A Tale of Two Irish Whiskeys

Discovering a new favorite Irish whiskey.

I was recently gifted a bottle of The Quiet Man traditional Irish Whiskey (http://thequietmanirishwhiskey.com/) by Mike of White Stag Trading Co. (http://www.whitestagtrading.com/). The majority of my Irish whiskey experience can be traced back to younger days, enjoying Jameson primarily as a shot, not really giving much thought to what subtleties might present within. I decided this would be a good time to revisit the classic (to establish a baseline), before exploring the newcomer to my world.

What can be said about Jameson? How many times had I over imbibed to the point of regret on this nectar in my early to mid-twenties before allowing it to slip from my regularly scheduled programming, only coming back as a part of a Hot Toddy when needed? I used to really like it, and then it slowly disappeared. It was a bit more yellow in color than I remembered, almost radiant. Light nose, light taste, almost grassy, with sweet end notes, and a familiar burn at the end. It’s a solid drink choice, widely available, and familiar to millions. Not being blown away, but having established a solid baseline, it was time to move on.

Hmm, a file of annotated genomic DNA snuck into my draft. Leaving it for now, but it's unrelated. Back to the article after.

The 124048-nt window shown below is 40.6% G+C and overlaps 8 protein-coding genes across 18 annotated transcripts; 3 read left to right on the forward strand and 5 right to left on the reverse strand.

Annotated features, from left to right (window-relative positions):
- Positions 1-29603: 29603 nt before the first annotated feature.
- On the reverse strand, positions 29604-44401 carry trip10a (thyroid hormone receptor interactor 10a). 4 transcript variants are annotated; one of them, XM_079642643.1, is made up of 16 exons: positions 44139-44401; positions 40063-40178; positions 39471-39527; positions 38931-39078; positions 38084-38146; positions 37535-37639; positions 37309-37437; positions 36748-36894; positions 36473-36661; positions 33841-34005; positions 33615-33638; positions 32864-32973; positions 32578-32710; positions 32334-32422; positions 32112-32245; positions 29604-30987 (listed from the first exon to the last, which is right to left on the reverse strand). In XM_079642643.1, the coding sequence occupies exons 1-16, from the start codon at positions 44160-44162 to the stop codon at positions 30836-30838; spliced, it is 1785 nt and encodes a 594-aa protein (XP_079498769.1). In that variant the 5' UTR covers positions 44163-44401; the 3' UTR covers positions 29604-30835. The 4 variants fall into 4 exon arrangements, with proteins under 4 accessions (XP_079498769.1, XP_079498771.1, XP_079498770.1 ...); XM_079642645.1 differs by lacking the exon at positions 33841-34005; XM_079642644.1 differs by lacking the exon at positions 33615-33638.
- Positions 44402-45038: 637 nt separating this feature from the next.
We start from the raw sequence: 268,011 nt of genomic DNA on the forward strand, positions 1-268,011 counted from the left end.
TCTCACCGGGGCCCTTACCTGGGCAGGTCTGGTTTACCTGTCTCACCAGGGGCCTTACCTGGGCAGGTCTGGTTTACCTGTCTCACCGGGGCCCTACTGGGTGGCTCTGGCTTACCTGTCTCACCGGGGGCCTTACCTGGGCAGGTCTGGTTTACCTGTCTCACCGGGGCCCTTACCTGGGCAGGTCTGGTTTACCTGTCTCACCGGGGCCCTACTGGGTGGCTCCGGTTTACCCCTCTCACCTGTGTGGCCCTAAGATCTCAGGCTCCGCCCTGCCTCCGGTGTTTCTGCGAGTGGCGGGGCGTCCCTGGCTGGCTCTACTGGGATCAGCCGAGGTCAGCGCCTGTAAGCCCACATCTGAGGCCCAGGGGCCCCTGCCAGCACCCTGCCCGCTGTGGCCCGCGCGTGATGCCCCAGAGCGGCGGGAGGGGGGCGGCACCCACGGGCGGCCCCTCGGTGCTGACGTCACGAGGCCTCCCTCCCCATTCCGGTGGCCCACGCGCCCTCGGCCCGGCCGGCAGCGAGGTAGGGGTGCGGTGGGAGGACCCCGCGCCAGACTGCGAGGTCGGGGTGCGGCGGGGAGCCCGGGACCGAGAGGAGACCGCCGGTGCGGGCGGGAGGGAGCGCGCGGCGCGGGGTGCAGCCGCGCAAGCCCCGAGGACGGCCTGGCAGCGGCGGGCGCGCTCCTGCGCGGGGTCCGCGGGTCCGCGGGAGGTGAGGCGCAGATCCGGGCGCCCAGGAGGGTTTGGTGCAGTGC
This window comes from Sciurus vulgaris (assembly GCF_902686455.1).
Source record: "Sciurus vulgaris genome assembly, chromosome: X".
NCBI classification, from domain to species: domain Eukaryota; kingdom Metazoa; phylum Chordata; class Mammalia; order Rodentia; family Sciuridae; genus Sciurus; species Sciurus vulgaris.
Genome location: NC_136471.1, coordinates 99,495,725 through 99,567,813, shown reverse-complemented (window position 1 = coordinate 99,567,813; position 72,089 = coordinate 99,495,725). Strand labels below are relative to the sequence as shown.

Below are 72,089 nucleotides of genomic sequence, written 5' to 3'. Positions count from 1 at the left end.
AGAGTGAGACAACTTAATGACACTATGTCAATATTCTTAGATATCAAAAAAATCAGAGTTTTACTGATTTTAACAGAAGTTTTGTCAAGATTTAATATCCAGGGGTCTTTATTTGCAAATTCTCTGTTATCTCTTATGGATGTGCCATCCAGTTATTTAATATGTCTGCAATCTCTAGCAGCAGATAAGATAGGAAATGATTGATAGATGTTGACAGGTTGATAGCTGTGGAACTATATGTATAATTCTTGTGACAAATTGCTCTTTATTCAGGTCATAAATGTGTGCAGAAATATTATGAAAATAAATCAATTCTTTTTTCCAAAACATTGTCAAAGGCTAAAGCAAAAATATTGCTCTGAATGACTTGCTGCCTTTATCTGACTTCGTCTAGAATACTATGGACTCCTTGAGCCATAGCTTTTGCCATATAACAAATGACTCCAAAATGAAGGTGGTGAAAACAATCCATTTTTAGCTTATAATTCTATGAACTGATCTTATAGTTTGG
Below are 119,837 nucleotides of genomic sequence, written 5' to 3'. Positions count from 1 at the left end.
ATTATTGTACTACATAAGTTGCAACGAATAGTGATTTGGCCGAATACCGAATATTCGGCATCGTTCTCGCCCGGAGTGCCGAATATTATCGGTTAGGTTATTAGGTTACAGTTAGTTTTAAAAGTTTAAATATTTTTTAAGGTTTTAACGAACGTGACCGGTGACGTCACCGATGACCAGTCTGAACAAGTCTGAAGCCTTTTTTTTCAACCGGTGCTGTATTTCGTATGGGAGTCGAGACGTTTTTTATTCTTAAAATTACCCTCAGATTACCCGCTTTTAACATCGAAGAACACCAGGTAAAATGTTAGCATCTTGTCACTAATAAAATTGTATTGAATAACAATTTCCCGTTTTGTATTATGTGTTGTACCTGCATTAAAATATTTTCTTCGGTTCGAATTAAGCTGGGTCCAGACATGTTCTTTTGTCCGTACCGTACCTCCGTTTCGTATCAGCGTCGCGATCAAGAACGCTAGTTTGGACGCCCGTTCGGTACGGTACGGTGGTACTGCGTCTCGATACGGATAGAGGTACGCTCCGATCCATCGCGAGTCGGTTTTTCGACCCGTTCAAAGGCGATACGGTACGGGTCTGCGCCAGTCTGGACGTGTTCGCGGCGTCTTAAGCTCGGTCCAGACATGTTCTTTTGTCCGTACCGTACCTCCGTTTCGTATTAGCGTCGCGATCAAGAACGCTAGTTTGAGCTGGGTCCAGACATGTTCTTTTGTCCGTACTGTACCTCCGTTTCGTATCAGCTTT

I hope you didn't need picture to visualize this. I didn't want to get more than airplane bottle...that should tell you where this is headed.
I hope you didn’t need picture to visualize this. I didn’t want to get more than airplane bottle…that should tell you where this is headed.
This is amazing, and it is my opinion that if you like whiskey, you need it in your life.
This is amazing, and it is my opinion that if you like whiskey, you need it in your life.

The Quiet Man has a nice story on the side of its bottle about the distiller’s father being a bartender in Belfast, and where its name originates from. I always find little touches like this as having a way about them that can endear me to a product. I know it sounds silly, but I like to know a little bit about where what I’m getting myself into is coming from…unless its light beer, then I don’t care, then I just want light beer. So having poured a glass, the first thing I noted was that it still had that yellow tinge, but was paler than Jameson. It had a floral nose, but what struck me was how rich the flavor was. It had a bit of the grassiness from Jameson but was dominated by more malts, and a big almost buttery finish that possessed a subtle but welcome sweetness. I’m in love. This is wonderful Irish whiskey, and I feel spoiled for future encounters with lesser varieties.

So thanks Mike, you may have brought me back into the world of Irish whiskeys with this one.

Your host,

Charlie Mewshaw